How to learn from direct-response testing

It’s so cool that when we use measurable direct-response media like direct mail and email we can test. We don’t have to take anybody’s word for it about what works and doesn’t.

But not all tests teach. In fact, a lot of tests are utter wastes of time and money. Some even lead fundraisers badly astray because they’re poorly set up and not well analyzed.

The MarketingExperiments Blog has some basic help for setting up good tests, at A/B Testing: Example of a good hypothesis.

The main point is that, as with any scientific experimentation (which is exactly what testing is) you must have a clearly stated and well-understood hypothesis:

… your hypothesis should follow a structure of: “If I change this, it will have this effect,” but should always be informed by an analysis of the problems and rooted in the solution you deemed appropriate.

It’s entirely possible your hypothesis is wrong. That’s okay. If have a clear hypothesis, you’ll get valuable information from the test, either way.

Let’s say you have a reply device that’s largely blue. You wonder if it might do better if it were red. Your hypothesis: Red design will pull better results (response, average gift, or both) than blue.

With a clear hypothesis, you can read the results without confusion, no matter how the test turns out.

Often, though, with no clear, written, agreed-on hypothesis, you have no clear read on the results:


  1. Person X thought you were testing brand color vs. non-brand color.
  2. Person Y thought you were testing warm colors vs. cool colors.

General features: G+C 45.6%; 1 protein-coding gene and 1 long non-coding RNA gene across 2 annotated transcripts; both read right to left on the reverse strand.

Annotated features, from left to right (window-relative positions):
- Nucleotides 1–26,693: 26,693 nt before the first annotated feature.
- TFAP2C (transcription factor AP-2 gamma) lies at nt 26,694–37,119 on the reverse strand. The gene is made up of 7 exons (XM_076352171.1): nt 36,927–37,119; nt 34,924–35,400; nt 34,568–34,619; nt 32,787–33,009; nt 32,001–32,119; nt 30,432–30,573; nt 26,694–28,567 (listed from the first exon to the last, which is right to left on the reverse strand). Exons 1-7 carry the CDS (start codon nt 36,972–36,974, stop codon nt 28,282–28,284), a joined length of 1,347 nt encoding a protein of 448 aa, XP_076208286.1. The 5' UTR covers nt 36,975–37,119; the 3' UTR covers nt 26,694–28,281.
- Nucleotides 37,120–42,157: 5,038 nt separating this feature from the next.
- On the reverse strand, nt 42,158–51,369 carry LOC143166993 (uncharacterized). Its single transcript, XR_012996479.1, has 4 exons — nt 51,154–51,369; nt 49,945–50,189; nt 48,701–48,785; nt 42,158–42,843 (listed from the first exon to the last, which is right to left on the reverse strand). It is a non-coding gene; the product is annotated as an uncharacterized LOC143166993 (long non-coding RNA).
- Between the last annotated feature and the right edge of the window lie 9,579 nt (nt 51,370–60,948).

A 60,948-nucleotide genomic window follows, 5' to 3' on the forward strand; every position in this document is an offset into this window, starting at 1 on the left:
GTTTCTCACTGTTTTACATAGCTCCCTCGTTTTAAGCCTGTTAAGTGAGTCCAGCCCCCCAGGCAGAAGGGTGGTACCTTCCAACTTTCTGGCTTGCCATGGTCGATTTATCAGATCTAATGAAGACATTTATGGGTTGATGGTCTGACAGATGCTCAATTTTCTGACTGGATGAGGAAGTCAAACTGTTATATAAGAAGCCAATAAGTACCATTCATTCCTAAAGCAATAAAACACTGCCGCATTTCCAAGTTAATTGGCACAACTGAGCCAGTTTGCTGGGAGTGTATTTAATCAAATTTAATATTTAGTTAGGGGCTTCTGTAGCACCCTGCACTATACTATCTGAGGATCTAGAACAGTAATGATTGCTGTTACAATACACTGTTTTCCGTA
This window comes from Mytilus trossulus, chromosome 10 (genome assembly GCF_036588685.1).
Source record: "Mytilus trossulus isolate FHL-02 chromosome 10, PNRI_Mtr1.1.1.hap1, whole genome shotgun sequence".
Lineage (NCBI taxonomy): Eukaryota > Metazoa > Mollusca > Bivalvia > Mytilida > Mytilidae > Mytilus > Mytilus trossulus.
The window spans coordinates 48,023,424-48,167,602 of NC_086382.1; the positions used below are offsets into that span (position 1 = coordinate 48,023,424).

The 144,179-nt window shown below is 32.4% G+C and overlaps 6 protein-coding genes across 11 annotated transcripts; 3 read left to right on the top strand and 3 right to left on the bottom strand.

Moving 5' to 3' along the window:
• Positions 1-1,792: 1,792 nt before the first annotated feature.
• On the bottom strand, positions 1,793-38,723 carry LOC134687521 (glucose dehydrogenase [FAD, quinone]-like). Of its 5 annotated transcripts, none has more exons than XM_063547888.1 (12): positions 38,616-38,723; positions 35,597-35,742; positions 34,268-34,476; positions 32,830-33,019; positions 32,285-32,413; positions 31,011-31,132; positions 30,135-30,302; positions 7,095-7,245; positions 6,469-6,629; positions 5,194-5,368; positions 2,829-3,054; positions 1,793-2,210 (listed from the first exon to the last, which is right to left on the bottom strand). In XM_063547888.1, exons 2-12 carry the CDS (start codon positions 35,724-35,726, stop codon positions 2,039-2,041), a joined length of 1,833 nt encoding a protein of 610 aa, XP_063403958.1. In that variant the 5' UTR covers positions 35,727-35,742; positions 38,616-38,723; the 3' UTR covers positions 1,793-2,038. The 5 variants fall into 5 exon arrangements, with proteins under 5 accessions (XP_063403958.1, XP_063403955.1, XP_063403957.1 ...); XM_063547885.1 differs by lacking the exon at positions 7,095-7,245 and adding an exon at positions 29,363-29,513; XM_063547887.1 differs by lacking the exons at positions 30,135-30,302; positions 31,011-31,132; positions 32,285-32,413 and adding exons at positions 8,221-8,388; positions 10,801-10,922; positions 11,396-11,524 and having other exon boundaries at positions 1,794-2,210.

3. Person Z thought you were testing American style vs. Canadian style.

With all those different hypotheses, you could have a mess of interpretations of the results. And end up knowing less than you did before you started.

Testing is science. Treat is that way, and you’ll learn.

Tomorrow: testing that makes you dumb.


Comments

Leave a Reply

What this blog is about

The future of fundraising is not about social media, online video, or SEM. It’s not about any technology, medium, or technique. It’s about donors. If you need to raise funds from donors, you need to study them, respect them, and build everything you do around them. And the future? It’s already here. More.

Blog policies

Subscribe

Get new posts by email:

About the blogger

Jeff BrooksJeff Brooks has been serving the nonprofit community for more than 35 years and blogging about it since 2005. He considers fundraising the most noble of pursuits and hopes you’ll join him in that opinion. You can reach him at jeff [at] jeff-brooks [dot] com. More.


Archives

Blogroll

Categories


Search the blog

The future of fundraising is not about social media, online video, or SEM. It’s not about any technology, medium, or technique. It’s about donors. If you need to raise funds from donors, you need to study them, respect them, and build everything you do around them. And the future? It’s already here. More.

Recent Comments

About the blogger

Jeff Brooks has been serving the nonprofit community for more than 30 years and blogging about it since 2005. He considers fundraising the most noble of pursuits and hopes you’ll join him in that opinion. You can reach him at jeff [at] jeff-brooks [dot] com.

Blog Roll

someone’s blog